Contrary to what right-wing politicians would have us believe, labor unions have been part of the fabric of American society for a very long time. Case in point: On Jan. 22, 124 years ago, the United Mine Workers of America was founded 124 years ago, on Jan. 22, 1890, in Columbus, Ohio.
The new union, that would play a legendary role in the battle for workers’ rights and for health and safety on the job, was formed with the merger of the old Knights of Labor Trade Assembly No. 135 and the National Progressive Miners Union.
One of the mineworkers’ early historic struggles was made famous with John Sayles’ movie “Matewan.” It depicts the circumstances around the May 19, 1920, killing of 12 people during a gunfight between townspeople and Baldwin-Felts Detective Agency gunmen, hired by mine owners to block workers’ efforts to organize a union in Matewan, W.Va. The struggle in the area has become known as the Battle of Blair Mountain.
More recent famous struggles included the 1973 Brookside strike in Harlan County, Ky., and the 1989-1990 Pittston strike in Virginia and West Virginia. The Brookside strike was immortalized in the documentary film “Harlan County, USA.”
The UMW was established in order to develop mine safety; to improve mine workers’ independence from the mine owners and the notorious company store; and to provide miners with collective bargaining power. As the union notes on its website, “The constitution adopted by the delegates to the first UMWA convention barred discrimination based on race, religion or national origin. The UMWA founding fathers clearly recognized the destructive power of discrimination at a time when racism and ethnic discrimination were accepted facts in some parts of American culture.”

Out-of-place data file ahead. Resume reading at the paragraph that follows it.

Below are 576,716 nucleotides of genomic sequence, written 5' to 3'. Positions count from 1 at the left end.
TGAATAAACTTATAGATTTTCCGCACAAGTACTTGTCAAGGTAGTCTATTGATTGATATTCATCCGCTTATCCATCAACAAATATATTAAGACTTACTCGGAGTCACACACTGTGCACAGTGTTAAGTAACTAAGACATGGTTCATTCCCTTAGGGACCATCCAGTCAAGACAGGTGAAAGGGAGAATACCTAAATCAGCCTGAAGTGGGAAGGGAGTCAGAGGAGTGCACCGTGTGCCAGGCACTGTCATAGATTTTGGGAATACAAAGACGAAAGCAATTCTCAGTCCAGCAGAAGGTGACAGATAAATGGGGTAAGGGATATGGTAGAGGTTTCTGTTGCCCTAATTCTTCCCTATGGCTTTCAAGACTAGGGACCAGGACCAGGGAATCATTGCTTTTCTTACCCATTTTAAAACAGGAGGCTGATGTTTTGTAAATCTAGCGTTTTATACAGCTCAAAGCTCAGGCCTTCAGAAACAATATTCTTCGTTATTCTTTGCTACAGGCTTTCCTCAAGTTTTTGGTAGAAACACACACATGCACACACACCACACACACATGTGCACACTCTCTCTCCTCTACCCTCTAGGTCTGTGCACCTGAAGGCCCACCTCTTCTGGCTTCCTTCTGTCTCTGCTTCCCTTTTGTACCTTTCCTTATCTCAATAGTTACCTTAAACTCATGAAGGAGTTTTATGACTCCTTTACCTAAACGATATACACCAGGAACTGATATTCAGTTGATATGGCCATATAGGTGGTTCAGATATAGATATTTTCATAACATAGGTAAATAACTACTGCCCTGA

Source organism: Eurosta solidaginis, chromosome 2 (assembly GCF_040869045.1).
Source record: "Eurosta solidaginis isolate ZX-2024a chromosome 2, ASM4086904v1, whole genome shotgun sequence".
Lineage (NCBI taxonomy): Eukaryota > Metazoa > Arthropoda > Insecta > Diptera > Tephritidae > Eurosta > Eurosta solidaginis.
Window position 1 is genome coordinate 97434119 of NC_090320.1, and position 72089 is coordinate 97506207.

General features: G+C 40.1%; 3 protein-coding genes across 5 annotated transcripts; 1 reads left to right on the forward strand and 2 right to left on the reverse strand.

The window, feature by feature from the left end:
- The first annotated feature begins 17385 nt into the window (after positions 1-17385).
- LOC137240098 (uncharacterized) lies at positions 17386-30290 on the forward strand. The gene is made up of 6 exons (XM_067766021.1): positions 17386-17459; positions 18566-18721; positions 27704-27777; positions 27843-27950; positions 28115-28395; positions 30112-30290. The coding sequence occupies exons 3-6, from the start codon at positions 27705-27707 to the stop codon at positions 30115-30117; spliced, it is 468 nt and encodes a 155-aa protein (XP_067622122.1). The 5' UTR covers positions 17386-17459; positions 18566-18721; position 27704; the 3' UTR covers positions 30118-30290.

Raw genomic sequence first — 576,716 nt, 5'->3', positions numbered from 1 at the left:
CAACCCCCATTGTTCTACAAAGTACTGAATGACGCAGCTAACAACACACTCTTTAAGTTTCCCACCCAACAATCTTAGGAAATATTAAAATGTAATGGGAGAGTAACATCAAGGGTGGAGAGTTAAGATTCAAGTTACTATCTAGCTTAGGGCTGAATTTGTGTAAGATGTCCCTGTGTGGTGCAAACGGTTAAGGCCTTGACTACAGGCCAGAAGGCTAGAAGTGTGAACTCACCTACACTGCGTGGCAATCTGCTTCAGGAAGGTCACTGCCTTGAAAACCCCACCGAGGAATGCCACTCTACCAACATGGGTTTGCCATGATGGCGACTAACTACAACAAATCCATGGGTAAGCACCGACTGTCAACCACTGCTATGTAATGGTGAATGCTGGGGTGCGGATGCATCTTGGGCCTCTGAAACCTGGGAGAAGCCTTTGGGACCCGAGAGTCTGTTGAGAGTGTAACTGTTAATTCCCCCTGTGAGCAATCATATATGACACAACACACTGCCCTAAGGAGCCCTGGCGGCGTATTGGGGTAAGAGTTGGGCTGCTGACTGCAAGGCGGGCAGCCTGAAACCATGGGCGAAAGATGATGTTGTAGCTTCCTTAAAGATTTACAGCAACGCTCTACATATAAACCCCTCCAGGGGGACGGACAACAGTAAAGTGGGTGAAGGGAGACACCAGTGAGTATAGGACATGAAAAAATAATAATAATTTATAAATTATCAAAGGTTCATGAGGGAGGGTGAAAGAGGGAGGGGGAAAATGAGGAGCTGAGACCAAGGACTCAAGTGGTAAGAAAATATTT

Further, “The delegates also called for miners to obtain a fair share of the wealth they created ‘fully compatible with the dangers of our calling.'”
In the 1930s, as part of the nationwide industrial union organizing sweeping the country, led in many places by communists, UMWA organizers spread throughout the United States to organize all coal miners into labor unions. Under the leadership of the larger than life John L. Lewis, the UMW joined the CIO, which organized workers in the major industries of our country including the auto, steel, electrical and rubber industries, giving masses of American workers a voice at work for the first time. The UMW grew to 800,000 members and played a big role in the progressive New Deal coalition.
In the 1960s the UMW led a successful fight for passage of the landmark 1969 federal Coal Mine Health and Safety Act, which took steps to prevent black lung disease, a deadly illness ravaging coal miners, and compensated victims. It was the time that Congress mandated the elimination of a human-made occupational disease. But the battle to eliminate black lung still continues.
Today’s AFL-CIO president, Richard Trumka, comes out of the UMWA. Trumka comes from a mineworker family in Western Pennsylvania and is a former mineworker himself. He was elected UMW president in 1995, serving until 1995, when he became AFL-CIO secretary-treasurer.
Photo: Closeup of a picket sign made by miners on strike against Eastover Mining’s Brookside Mine, owned by Duke Power Co., in Harlan County, Ky., June 1974. The miners had voted for a union, but Eastover refused to sign, and the workers went out on strike, with Duke Energy bringing in “scab” replacement workers to try to break the strike. U.S. National Archives